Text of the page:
Authentication is an important part of many web applications that need to know who the user is to provide customised services or allow transactions. Since knowing the password of a user would allow an attacker to impersonate them on your application, keeping them secret is very important. This chapter looks at how passwords should be stored and used in web applications.
Don't Store Passwords
The easiest way to avoid passwords being leaked is not to store them at all and rely on a third-party to do authentication for you. This is possible with services like Auth0 or Firebase Authentication which use the OAuth2 protocol to manage authentication for you. This can be a very good option as it allows the use of services like Google and Facebook login which can be convenient for the user.
In doing this, you are basically buying in your password and user data security. Your site is now as vulnerable as your authentication provider is. Should they be breached, you are breached. These companies are likely to be very serious about security and spend more money and time on making sure their systems are safe. So, it's probably a good choice, but one that you should be aware that you are making.
Even when you use a third-party authentication service, it can be useful to be able to back-off to local passwords. You might want to do this just for the core administrative accounts or as a backup option for some users.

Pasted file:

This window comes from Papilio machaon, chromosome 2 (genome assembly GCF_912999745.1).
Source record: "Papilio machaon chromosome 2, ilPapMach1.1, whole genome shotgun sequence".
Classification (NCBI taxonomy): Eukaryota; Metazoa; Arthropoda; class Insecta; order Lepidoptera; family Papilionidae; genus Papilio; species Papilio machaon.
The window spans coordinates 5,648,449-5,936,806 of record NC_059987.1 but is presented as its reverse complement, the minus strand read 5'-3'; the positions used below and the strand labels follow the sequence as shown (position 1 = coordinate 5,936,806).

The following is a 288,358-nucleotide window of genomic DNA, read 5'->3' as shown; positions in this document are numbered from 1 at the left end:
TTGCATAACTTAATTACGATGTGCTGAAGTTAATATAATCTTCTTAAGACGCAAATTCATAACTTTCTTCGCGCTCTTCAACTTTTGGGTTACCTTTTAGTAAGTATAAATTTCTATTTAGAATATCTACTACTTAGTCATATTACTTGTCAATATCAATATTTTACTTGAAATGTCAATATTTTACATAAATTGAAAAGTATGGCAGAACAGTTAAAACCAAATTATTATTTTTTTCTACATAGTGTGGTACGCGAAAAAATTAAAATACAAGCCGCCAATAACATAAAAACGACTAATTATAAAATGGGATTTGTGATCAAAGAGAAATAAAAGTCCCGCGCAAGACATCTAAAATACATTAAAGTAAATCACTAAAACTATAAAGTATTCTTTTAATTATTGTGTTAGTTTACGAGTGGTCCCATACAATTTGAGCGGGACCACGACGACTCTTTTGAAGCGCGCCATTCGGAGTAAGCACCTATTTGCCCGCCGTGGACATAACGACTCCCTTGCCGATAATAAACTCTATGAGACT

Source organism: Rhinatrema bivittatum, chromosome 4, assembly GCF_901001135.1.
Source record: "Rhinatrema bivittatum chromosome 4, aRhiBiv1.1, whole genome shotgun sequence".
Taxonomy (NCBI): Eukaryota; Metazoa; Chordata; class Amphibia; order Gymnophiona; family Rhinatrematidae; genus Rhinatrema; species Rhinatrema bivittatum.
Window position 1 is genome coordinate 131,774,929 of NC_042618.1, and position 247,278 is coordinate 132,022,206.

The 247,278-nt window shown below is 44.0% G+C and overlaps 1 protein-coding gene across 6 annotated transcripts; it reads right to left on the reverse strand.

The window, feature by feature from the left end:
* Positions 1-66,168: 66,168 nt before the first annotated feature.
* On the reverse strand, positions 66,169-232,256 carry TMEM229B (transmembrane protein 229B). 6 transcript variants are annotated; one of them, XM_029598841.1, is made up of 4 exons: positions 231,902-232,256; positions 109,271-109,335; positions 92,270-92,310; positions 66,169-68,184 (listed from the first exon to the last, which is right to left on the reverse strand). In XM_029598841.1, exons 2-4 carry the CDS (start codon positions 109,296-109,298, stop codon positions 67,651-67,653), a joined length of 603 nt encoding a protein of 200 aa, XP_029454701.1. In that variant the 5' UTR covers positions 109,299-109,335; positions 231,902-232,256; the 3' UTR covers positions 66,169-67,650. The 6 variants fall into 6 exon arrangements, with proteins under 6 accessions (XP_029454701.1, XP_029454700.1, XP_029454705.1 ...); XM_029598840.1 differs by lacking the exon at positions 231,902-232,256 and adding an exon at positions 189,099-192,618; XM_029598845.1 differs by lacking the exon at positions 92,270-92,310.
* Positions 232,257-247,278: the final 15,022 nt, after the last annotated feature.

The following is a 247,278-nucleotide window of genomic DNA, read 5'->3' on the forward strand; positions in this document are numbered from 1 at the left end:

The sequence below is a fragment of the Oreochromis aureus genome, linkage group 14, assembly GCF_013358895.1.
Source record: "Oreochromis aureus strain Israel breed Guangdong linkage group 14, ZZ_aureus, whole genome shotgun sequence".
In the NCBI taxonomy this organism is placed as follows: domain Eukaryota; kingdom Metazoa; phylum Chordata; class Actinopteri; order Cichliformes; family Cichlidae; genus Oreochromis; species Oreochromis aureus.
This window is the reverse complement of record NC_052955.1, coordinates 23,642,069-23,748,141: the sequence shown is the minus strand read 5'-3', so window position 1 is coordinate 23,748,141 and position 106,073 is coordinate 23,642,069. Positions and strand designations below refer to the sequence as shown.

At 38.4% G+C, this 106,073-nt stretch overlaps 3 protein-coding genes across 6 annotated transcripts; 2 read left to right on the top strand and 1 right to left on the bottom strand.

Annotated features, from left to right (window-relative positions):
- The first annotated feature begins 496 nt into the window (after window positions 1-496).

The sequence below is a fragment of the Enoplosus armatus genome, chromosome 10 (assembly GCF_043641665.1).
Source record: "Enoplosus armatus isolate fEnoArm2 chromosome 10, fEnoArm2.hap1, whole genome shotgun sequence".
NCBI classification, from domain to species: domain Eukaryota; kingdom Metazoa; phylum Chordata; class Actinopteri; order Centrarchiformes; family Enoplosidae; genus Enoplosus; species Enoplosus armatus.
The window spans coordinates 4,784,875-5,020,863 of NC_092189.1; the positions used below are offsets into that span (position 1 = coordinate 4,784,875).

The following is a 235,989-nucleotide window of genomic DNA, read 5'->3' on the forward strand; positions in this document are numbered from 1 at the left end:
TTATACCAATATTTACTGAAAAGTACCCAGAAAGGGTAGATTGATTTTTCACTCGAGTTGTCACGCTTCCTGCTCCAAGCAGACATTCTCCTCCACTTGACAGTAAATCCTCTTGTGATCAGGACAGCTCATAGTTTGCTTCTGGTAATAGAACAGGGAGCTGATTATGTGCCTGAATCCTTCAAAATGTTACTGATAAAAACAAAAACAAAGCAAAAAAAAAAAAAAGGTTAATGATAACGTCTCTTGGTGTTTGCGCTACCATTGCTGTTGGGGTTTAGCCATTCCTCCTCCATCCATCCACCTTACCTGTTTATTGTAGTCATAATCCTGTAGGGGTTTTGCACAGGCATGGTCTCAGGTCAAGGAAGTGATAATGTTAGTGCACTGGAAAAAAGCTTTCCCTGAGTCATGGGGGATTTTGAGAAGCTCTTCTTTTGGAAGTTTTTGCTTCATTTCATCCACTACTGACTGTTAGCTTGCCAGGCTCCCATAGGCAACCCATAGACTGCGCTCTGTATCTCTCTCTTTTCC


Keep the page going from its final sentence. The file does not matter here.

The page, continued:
To use passwords in a web application we will need to be able to answer the question of whether the submitted password is the same as the one that we have stored for this username. We want to be able to do this in a way that is safe from the most obvious attack, which is that the password database gets leaked.
If the passwords are leaked and we store them as plain text then the attacker can easily login to our site. What is more, they can try the same passwords on other sites for this user, since people often re-use the same password. So, storing as plain text is the first thing we need to avoid.
Instead of storing as plain text, we could encrypt the passwords in some way. Encryption works by encoding the plain text using an encryption key, such that the plain text can be retrieved again using the same (or a matching) key.
If we did this, then our application would need to contain both the encoding and decoding keys (since it has to store and retrieve passwords). The database would store encrypted passwords, so leaking it would be safe. However, if the attacker got the database, they could probably get the source code for the application, and this would contain the decryption key.
So, encryption is not a good option for storing passwords.
One-Way Hash Functions
The solution to this problem is to use a one-way hash function which takes the plaintext password and generates a new string based on it such that the probability of the same hash being generated from two different input strings is very low. As the name suggests, a one-way has is hard to reverse, you can get the hash from the plain text but not the other way around.
A common hash function is MD5 which is often used to provide a check that a file has not been corrupted once it is downloaded. The publisher displays the MD5 hash of a file. You compute the same hash function on your downloaded file. If they are the same, you can be assured that no data was lost in the download. MD5 could also be used to store our passwords, except that it is relatively easy to reverse - that is, to find a plaintext string that generates a given hash value (a collision attack).